Brittney Turner September 19 1996
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Brittney Turner September 19, 1996
Craving for the Queen
In both texts, Beowulf and Grendel, the main purpose of the Queen’s are to serve the courts as "weavers of peace". In Grendel however, Queen Wealththeow is described in much greater detail and serves a further purpose. The reader gains insight to a part Grendel that is not present in Beowulf, his desire for a human.
It was not unusual for women to be offered as tokens of peace within the noble courts. In the novel Grendel, Wealhtheow’s brother, King of the Helmings, bestowed her to King Hrothgar to promote peace amongst the Helmings and Scyldings. "She had given, her life for those she loved. So would any simpering, eyelash batting female in her court, given the proper setup, the minimal conditions"(Grendel, p.102). It is ironic how she promoted peace from her arrival because she was an essential part in keeping peace, as the "weaver of peace" in the later of both texts. Queen Wealhtheow however is not the only woman in the texts that was forsaken to encourage appeasement amongst feuding courts. Queen Hygd was offered to Hygelac under very similar circumstances as told in Beowulf, and portrayed the same role in Hygelac’s kingdom. There is reference in both texts concerning this tradition, and it is evident to the reader that this is not an unusual Anglo-Saxon custom.
Queen Wealhtheow and Queen Hygd served as excellent role models for the courts in which they served. They exemplified the mannerisms and etiquette of the noble people. Queen Wealhtheow showed excellent poise from the very beginning of both texts. She was admirable as she passed the mead bowl around Heorot. The offering of the bowl was symbolic, being that the bowl was first given to Hrothgar and then passed to Beowulf, as if she presented him with her trust. Beowulf gave Wealhtheow his guarantee that he would be successful or die in battle. After she presented Hrothgar and Beowulf with the mead bowl she served the Scyldings, and did so as if they were her own people. She was not a Scylding, nor did she desire to be one, but she never made her unhappiness known, as described in Grendel. There is not great detail on Queen Hygd in Grendel, but from what the reader can gather from Beowulf, she is as much of a female role model as Queen Wealhtheow. She was young but very intelligent. In fact King Hygelac felt intimidated by Hygds intelligence. Queen Hygd was unlike Wealhtheow in the way in which she did not bare many gifts. Hygd was more concerned about the future of the people of her kingdom succeeding Hygelacs death than Wealhtheow. Hygd offered Beowulf the kingdom because she believed it was in the best interest of the people, she loved the warriors and wished peace amongst all the people. Wealtheow on the other hand felt that the kingdom should be preserved for her sons.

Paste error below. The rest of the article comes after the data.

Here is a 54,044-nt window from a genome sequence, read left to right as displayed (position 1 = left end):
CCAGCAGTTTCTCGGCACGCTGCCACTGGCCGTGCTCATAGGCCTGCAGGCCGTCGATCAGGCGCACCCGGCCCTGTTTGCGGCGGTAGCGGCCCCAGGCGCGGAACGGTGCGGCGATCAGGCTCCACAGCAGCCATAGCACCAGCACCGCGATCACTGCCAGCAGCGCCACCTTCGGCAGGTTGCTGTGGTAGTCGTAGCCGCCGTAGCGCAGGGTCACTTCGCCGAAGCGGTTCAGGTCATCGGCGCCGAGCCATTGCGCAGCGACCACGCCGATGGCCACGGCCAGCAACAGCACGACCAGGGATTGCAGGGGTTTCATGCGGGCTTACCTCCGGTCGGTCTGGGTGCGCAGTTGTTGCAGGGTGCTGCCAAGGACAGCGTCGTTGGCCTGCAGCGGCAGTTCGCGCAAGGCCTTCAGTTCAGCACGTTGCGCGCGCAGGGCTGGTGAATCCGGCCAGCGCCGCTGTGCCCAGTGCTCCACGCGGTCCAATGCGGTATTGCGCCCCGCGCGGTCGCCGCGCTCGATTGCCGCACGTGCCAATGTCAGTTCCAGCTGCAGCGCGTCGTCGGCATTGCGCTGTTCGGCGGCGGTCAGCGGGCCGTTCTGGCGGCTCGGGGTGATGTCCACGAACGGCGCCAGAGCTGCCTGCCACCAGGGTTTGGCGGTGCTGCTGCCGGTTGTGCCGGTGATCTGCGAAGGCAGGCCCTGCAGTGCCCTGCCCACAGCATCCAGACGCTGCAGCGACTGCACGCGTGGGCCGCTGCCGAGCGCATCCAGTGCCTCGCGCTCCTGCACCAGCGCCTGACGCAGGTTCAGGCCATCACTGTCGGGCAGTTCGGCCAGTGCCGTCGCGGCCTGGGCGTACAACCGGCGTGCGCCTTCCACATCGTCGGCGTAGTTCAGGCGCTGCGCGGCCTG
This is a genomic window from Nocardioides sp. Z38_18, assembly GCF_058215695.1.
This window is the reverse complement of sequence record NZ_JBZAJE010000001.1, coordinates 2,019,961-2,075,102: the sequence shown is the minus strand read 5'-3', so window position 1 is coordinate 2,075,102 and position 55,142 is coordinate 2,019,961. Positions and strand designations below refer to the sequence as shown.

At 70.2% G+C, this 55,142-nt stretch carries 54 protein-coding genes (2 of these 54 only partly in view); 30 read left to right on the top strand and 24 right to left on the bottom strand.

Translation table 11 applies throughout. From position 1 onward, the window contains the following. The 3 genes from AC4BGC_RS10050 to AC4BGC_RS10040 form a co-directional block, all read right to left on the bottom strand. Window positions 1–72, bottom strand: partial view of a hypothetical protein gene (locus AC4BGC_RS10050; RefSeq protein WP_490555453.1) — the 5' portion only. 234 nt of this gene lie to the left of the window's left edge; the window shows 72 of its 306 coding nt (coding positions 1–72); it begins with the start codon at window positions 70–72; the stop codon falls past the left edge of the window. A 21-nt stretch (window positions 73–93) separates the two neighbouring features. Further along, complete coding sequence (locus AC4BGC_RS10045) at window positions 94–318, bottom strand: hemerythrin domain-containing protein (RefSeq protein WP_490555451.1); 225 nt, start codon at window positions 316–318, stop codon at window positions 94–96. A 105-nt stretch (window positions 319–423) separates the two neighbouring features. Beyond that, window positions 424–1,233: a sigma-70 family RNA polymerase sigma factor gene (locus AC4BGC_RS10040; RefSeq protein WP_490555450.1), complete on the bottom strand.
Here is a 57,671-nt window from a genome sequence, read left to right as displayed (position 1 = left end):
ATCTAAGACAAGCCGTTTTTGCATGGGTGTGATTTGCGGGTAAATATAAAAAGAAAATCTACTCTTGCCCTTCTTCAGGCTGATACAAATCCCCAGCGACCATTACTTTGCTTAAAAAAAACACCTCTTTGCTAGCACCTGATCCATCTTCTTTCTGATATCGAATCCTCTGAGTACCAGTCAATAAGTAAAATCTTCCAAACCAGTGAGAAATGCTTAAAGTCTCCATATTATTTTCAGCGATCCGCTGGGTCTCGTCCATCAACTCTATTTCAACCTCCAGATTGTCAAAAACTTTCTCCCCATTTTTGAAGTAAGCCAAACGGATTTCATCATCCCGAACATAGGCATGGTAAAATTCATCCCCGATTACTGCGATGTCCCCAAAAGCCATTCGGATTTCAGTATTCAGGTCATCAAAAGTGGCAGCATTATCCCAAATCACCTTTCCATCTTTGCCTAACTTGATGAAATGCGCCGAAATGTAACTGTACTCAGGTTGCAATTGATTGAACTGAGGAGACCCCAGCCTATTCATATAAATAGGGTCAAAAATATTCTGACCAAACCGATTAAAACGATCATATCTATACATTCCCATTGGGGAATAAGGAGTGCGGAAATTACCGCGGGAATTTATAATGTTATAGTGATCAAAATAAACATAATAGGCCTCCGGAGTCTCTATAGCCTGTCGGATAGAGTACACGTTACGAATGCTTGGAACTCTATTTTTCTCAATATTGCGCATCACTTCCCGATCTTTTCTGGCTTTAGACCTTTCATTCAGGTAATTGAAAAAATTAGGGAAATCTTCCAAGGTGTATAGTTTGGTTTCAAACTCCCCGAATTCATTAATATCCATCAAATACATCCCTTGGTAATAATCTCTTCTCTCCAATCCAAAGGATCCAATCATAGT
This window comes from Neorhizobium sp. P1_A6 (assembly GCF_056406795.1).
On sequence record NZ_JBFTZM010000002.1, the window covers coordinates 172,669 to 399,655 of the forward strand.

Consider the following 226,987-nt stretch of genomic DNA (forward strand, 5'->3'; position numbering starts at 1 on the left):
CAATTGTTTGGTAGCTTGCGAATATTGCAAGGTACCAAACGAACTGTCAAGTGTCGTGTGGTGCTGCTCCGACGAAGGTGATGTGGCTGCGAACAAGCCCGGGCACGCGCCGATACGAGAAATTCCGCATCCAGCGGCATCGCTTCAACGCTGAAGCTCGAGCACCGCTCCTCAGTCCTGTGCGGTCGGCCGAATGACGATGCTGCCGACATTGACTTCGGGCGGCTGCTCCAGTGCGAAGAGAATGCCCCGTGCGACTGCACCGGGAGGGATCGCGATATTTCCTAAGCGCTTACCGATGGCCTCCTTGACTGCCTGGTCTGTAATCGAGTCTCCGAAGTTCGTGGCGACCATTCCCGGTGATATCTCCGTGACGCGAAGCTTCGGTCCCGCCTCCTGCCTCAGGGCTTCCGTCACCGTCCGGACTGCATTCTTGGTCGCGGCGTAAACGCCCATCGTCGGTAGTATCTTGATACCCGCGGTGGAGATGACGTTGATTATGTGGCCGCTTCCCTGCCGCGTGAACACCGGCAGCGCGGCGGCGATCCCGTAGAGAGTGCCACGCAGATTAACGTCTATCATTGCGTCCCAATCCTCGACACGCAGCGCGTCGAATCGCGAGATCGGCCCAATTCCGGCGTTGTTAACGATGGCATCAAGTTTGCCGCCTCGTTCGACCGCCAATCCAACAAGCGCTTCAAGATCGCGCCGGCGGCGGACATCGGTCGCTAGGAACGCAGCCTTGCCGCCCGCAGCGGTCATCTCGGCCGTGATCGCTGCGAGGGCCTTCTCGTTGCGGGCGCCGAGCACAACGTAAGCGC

Wealhtheow spoke after the "fight at Finnsburg" about the importance of her sons taking over the kingdom in the poem Beowulf, and this reminds Hrothgar of his age. This same speech affected Hrothgar in both texts. It forced him to contemplate his worthiness of Wealhtheow. He realized that she was young and beautiful, and need not be with an old man. Which made his sorrow even worse is the fact that she knew all this as well.
Queen Wealhtheow put up an excellent disguise when hiding the pain she experienced from being forced to be Hrothgars wife. Unlike in Beowulf, in Grendel the reader was given insight into Wealhtheow’s sorrow. The only time she would display her unhappiness was when she would lie in bed at night with Hrothgar with her eyes full of tears. Sometimes she would leave the kingdom to dwell in her sorrows but she would be immediately surrounded by guards, and escorted inside. Wealhtheow was homesick, she missed her land, and her brother. When her brother visited Heorot she paid no attention to Hrothgar, and Hrothgar fulfilled passing around the mead bowl. In Grendel, it told of Hrothgar’s love for wealhtheow. He would often stare at her in admiration. Despite her resentment she treated Hrothgar with much respect, she always looked up at him and referred to him as "my
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Beowulf, Geats, English-language films, Anglo-Saxon paganism, Monsters, Grendel, Wealheow, Unfer, Hrothgar, Hygd, Hygelac, Scylding
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